BETHANY, W.Va. – Bethany College on Thursday hosted its annual Fall Convocation and welcomed back alumnus and longtime history professor Dr. Gary Kappel as the keynote speaker.

Gary Kappel Fall Convocation 2021Kappel ’74 serves as the college’s historian and holds the title of Professor of History in the Perry and Aleece Gresham Chair in the Humanities Emeritus. His address was titled “I Think I’ve Been Here Before.”

He noted that he’d attended 36 previous Fall Convocations and hundreds of other events on campus over the years.

“Of course, it’s not just the venue or the occasion that invokes my sense of déjà vu,” Kappel said. “When I look around at the events happening here on campus, in the United States, and in the world, I get an eerie feeling that we’ve been here before.”

He noted the ongoing COVID-19 pandemic, voter suppression efforts, and the latest images from the withdrawal of Afghanistan that are reminiscent of the fall of Saigon in 1975.

Though Kappel said historians like to believe they have seen everything before, he questioned whether there is any hope of ending the repetition.

Hailee Vizyak Kenney AwardVideo of Fall Convocation 

More photos

“Allow me to suggest that there is indeed a way, and that you being here in this place, at this time, is perhaps the greatest expression of that hope – the hope that comes from understanding that knowledge is the true source of all change in life,” Kappel said.

Alexander Campbell founded Bethany on the idea that learning is a lifelong process and, upon graduation, its students would become their own pupils.

However, Kappel said he took issue with Campbell’s idea that there are limits to human existence; instead, Kappel said, as a humanist, he believes in the infinite capacity of the human mind to strive for understanding and the infinite capacity of the human heart for empathy and compassion.

“It’s up to us,” Kappel said, referencing Giovanni Pico della Mirandola’s “900 Theses.” “If we insist on making the same mistakes over and over again, of being brutes to one another – not to mention ourselves, by the way – we have no one to blame but ourselves. … It is the tool of Mr. Campbell’s vision that gives us the power through our soul’s reason to escape that brutish fate, both as an individual and as a society.”

Bethany College President Rev. Dr. Tamara Nichols Rodenberg, who recently announced her retirement at the end of the calendar year, opened Fall Convocation. In her address, she introduced a final hashtag of her career –  #BethanyNow – and encouraged students, faculty, and staff to build on previous achievements.

“Serving as your president these last six years has been a true honor,” Rodenberg said. “Together, we have built bridges that point Bethany in the right direction with the mantra ‘for our students’ at the center core. … Like all roads in higher education, the bumps are there. Some will be larger than others, but through continued strategic planning, nimble response to the market, and collaborative vision, the Bethany spirit, as I know it to be, will persist and thrive for the next 100 years.”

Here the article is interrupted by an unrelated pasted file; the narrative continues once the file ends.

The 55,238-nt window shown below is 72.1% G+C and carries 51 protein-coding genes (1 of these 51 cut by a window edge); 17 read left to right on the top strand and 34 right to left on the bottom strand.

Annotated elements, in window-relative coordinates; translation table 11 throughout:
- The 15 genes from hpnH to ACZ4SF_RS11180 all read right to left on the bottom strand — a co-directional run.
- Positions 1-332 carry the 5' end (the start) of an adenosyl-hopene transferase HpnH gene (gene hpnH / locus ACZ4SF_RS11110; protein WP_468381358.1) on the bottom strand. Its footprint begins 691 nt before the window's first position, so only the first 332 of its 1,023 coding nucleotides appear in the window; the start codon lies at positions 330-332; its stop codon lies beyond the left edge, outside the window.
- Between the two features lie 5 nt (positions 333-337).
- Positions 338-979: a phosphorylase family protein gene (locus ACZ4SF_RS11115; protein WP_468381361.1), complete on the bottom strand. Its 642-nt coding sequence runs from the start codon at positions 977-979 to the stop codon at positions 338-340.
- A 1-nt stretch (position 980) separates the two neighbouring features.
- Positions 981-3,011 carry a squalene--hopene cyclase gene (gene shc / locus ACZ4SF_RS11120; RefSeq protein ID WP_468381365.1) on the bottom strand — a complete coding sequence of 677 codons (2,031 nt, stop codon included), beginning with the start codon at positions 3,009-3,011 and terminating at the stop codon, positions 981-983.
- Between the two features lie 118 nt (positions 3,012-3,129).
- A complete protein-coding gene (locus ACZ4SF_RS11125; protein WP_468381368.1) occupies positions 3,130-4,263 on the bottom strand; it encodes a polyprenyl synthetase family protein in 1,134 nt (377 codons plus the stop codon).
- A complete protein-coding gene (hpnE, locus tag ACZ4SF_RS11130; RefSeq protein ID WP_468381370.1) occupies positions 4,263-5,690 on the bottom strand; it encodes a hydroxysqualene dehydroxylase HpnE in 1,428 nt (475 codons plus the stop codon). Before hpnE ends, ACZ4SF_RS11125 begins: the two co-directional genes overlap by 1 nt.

The college also recognized outstanding achievements and service by students, faculty, and staff.

Provost and Dean of Faculty Dr. Joe Lane presented Heather Ricciuti, the Mary Cutlip director of libraries and learning resources, with the John R. Taylor Memorial Award in Liberal Arts. The award is named in memory of John R. Taylor, ’44, an emeritus professor of English at Bethany.

Dr. John Hull, professor of psychology, and Cathy Gordon, executive secretary to the provost and dean of faculty, received Presidential Awards of Excellence.

Vice President of Student Life and Dean of Students Gerald Stebbins announced the recipients of the Anna Ruth Bourne Award, the W. Kirk Woolery Award, and the Richard B. Kenney Freshman Leadership Award.

Hailee Vizyak, of Wellsburg, W.Va., received the annual Richard B. Kenney Freshman Leadership Award, which recognizes a sophomore who has demonstrated outstanding scholarship, leadership, and character at Bethany during his or her freshman year.

Phi Mu received the Bourne Award, which is given each semester to the women’s social group maintaining the highest scholastic standing. Beta Theta Pi received the Woolery Award, which honors the men’s social group with the same achievement.


Bethany College, founded in 1840, is the oldest private college in West Virginia. The Bethany experience focuses on academic excellence in the area of liberal arts and prepares students for a lifetime of work and a life of significance.